Hiring process is failing candidates and companies due to complex, unresponsive and ineffective pre-hire assessments. Contributor Clemens Aichholzer, Senior Vice President of Game-Based Assessments – HireVue
As the battle for talent wages on, two-fifths of job-seekers are being hired into new roles only to discover they have the wrong soft skills for the job, and over half (53 percent) are leaving companies because their personality or work style didn’t fit.
So say the results of new research commissioned by HireVue, which sought to examine the current state of pre-hire assessments and the impact they are having on talent acquisition.
With 53 percent of those who had left for this reason saying the format of the hiring process had prevented them from discovering the mismatch earlier, the research – which questioned over 2,500 job-seekers across Europe and the US – revealed that companies’ current approach to pre-hire assessments leaves much to be desired. This offers recruitment professionals a golden opportunity to deliver a more positive experience and better match candidates’ innate skills and abilities to the roles they are trying to fill.
Further key findings from the research include: Question of confidence: While four-fifths (82 percent) of candidates are confident in their ability to articulate their soft skills and personality traits in an interview, many doubt that pre-hire assessments can showcase these important attributes.
Of those who have taken a pre-hire assessment, or have some understanding of what such tests entail, over a third question their ability to measure personality traits (37 percent) or soft skills (35 percent). A worrying 41 percent are also less than certain that pre-hire assessments can gauge potential.
Fulfilling their potential: Over four in ten (43 percent) candidates see potential as extremely important or critical to employers when hiring – more so than prior experience, academic achievements, or soft skills. Three quarters (76 percent) of respondents also stated that they would prefer to be judged on their potential versus their previous experience.
The research also highlighted clear room for improvement in the experience of taking pre-hire assessments: Less complexity: Only two fifths found their assessment to be straightforward (42 percent) and/or professional (39 percent)
Quicker process: Nearly a third (30 percent) of respondents were concerned about the length of time pre-hire assessments take to complete – with length given as the number one reason over a quarter (26 percent) had dropped out of an assessment before it had finished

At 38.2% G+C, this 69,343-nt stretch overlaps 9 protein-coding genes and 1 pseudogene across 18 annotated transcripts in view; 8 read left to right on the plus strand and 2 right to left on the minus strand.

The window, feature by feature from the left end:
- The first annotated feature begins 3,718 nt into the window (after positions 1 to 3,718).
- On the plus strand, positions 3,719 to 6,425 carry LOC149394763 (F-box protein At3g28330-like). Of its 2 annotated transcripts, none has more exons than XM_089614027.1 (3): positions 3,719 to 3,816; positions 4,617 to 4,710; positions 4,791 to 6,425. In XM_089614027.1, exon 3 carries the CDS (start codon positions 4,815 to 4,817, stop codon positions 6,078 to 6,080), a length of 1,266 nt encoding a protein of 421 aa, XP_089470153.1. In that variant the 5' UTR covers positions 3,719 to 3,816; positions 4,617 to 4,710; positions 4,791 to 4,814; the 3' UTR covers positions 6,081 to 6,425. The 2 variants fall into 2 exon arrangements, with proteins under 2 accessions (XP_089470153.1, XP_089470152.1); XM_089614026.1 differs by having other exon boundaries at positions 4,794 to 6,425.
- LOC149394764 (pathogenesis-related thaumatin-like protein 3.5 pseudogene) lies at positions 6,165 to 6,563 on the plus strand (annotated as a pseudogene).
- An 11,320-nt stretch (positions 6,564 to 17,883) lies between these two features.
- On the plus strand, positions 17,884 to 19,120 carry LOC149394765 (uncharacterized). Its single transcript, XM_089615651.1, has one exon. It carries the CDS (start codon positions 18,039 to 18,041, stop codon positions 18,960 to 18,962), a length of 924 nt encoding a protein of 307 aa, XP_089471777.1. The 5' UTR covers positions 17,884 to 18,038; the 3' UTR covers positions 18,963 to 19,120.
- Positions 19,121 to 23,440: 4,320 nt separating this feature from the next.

More responsiveness: On average, candidates received feedback on their pre-hire assessments less than half the time (48 percent), if at all, and it took two days to arrive
“This study demonstrates a real urgency for organisations to reimagine their approach to identifying and retaining the best talent for the job,” said Clemens Aichholzer, Senior Vice President of Game-Based Assessments, HireVue. “This becomes even more critical when you consider that candidates are often customers, and their interaction in the hiring process will impact how they engage with the brand in the future. Indeed, according to our research, over a quarter will engage more with the company on a personal level after a positive assessment experience.
“At the moment, organisations clearly aren’t assessing for the right attributes, and that is setting candidates up for failure later on. Companies should consider more modern assessment methods such as scientifically-designed games and video interviews, which contribute to a faster, more candidate-centric application process but are also extremely effective at predicting an applicant’s potential and matching him or her to the right job. This benefits everybody: recruitment leaders can cast a wider net and then choose from a better qualified and more diverse pool of applicants; candidates feel valued and engaged throughout the hiring process; and organisations boost their bottom line by finding talent that will thrive, while minimising churn.”